The flag of Anguilla was officially adopted and first hoisted on 30 May 1990.
As an Overseas territory of the United Kingdom, the National flag of Anguilla consists of a Blue Ensign with the flag of the UK in the upper hoist-side quadrant and the Anguillan coat of arms centered in the outer half of the flag. The coat of arms depicts three orange dolphins in an interlocking circular design on a white background with a turquoise-blue field below. The white color symbolizes peace while the blue base represents the surrounding Caribbean Sea, as well as faith, youth, and hope. The three dolphins stand for strength, wisdom, and friendship. The flag has a height to width proportion ratio of 1:2.
The Union Jack of Great Britain was the first flag flown in Anguilla before 1967. When the islands of Anguilla, Nevis, and Saint Christopher was brought together as the associated state, the triple palm flag was chosen. This flag was a green-yellow-blue vertical tricolor with a Palm tree in the center and represented destiny, humility, and pride. The green color represented Saint Christopher, the yellow color represented Nevis, and the sky blue color represented Anguilla. In July 1967 when Anguilla unilaterally declared its independence, it chose a new flag. This flag nicknamed the ‘mermaid’ flag was designed by a group of Anguillans living in San Francisco. The mermaid flag featured a blue oval on a red field with an all-white image of two mermaids along with a shell in the center. It also contained the words “Republic of Anguilla” written in gold. This flag lasted only a few months and in September 1967, the flag was changed to the more popular dolphin flag. In 1969, Anguilla came again under British rule and in 1980 it became a separate British colony in 1980. The current flag was first hoisted in 1990.
The Anguillan coat of arms features three interlocking dolphins jumping out of the blue seawater. Their orange color symbolizes endurance, unity, and strength, and the circular motion is for continuity. The white background of the coat of arms represents peace and tranquillity, while the turquoise-blue base represents the surrounding sea, as well as faith, youth, and hope.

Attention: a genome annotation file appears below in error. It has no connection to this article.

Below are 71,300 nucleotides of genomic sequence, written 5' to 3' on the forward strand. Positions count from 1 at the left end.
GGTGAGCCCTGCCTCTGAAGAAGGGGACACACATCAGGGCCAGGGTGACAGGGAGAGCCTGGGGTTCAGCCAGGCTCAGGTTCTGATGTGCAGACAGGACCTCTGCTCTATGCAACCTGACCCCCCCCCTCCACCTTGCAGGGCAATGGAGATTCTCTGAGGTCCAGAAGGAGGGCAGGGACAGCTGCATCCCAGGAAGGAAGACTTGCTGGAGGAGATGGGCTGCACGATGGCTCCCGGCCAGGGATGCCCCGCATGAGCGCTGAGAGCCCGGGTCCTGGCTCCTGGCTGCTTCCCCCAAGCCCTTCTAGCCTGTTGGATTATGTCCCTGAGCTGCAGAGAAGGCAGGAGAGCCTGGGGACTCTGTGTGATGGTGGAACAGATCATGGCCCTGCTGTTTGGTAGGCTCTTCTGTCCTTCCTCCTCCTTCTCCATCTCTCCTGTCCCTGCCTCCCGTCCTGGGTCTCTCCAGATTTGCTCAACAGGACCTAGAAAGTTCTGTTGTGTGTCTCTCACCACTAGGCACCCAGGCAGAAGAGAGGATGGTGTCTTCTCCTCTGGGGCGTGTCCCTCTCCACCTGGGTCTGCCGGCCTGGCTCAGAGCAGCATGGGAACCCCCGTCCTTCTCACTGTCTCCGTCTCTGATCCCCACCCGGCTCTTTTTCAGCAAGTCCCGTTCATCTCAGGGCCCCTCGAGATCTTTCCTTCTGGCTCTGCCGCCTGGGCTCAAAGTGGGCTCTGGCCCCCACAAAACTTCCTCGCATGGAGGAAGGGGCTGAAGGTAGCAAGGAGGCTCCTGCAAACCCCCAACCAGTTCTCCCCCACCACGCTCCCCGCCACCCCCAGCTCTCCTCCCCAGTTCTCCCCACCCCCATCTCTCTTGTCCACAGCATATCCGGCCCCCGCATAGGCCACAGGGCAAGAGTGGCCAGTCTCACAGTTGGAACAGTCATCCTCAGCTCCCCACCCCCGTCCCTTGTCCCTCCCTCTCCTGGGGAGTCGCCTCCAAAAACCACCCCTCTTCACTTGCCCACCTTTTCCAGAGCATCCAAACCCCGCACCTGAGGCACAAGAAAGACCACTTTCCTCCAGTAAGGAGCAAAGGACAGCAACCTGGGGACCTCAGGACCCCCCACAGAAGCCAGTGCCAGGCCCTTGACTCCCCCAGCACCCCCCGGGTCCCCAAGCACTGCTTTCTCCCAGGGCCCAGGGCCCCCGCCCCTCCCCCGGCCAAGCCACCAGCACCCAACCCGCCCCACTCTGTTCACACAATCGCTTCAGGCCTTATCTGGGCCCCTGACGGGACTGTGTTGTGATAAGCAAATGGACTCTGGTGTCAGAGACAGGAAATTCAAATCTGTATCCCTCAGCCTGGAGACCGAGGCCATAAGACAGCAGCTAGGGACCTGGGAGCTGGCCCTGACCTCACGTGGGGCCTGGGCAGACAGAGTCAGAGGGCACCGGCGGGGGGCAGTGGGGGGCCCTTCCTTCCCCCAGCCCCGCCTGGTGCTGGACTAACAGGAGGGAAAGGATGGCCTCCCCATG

"Strength and Endurance"
As Anguilla is an Overseas Territory of the United Kingdom, “God Save the Queen” is the official national anthem of Anguilla.
The current official currency of Anguilla is the East Caribbean dollar ($, XCD). The East Caribbean dollar is also recognized as the official currency in all countries belonging to the organization of the Eastern Caribbean States (OECS). The East Caribbean dollar was first brought into circulation in 1965 replacing the British West Indies dollar.
The EC$ is subdivided into 100 cents.
Coins of the currency were circulating in 1, 2, 5, 10, and 25 cents denominations, and the 1 dollar was introduced at the beginning of 1981. Some of the coins have changed shape over the years, and they are composed of cupro-nickel and aluminum. The Ian Rank-Bradley design for Queen Elizabeth II’s portrait was adopted in 2002. The circulation of 1 and 2 cent coins was withdrawn in July 2015.
The Eastern Caribbean Currency Authority released notes of 1, 5, 20, and 100 dollars in 1965. Printed on the notes was the portrait of Queen Elizabeth done by Pietro Annigoni in 1956. The Eastern Caribbean Central Bank added the 10 dollars note in 1985 and the 50 dollars note in 1993. The institution also omitted the 1 dollar note. Banknotes issued by the Bank from April 1, 2008, excluded the country code letters and the barcode. Starting in 2012, the Bank rolled out a series of banknotes featuring Braille in the 10, 20, 50, and 100-dollar varieties.
The gold standard was introduced in the British West Indies in 1704 through the proclamation of Queen Anne. The British introduced 1/4, 1/8, as well as 1/16 fractional ‘Anchor dollars' to be used in the British West Indies and Mauritius. Subsequently, copper fractional dollars were issued to circulate in Sierra Leone and Mauritius as well as in the British West Indies. Efforts to get the British sterling silver coinage in circulation in the colonies began in 1825 with an imperial order-in-council. Accounts in the region were kept in both sterling and dollars going into the 19th century. British Guiana, the Leeward Islands, Barbados, the Windward Islands, and Trinidad and Tobago participated in the West Indian Currency Conference in 1946 when they committed themselves to the creation of a common decimal currency system that was based on the West Indian dollar in replacement of the three Boards of Commissioners of currency that existed at the time. The British administration introduced the British West Indies dollar in 1949 in the Eastern Caribbean territories as well as in British Guiana. The new currency began circulating in 1950 when the Caribbean Currency Board (BCCB) was created in Trinidad. The British Virgin Islands together with Trinidad and Tobago subsequently withdrew their commitment from the new currency. The Eastern Caribbean dollar replaced the British West Indies dollar while the Eastern Caribbean Currency Authority was founded to replace the BCCB in 1965.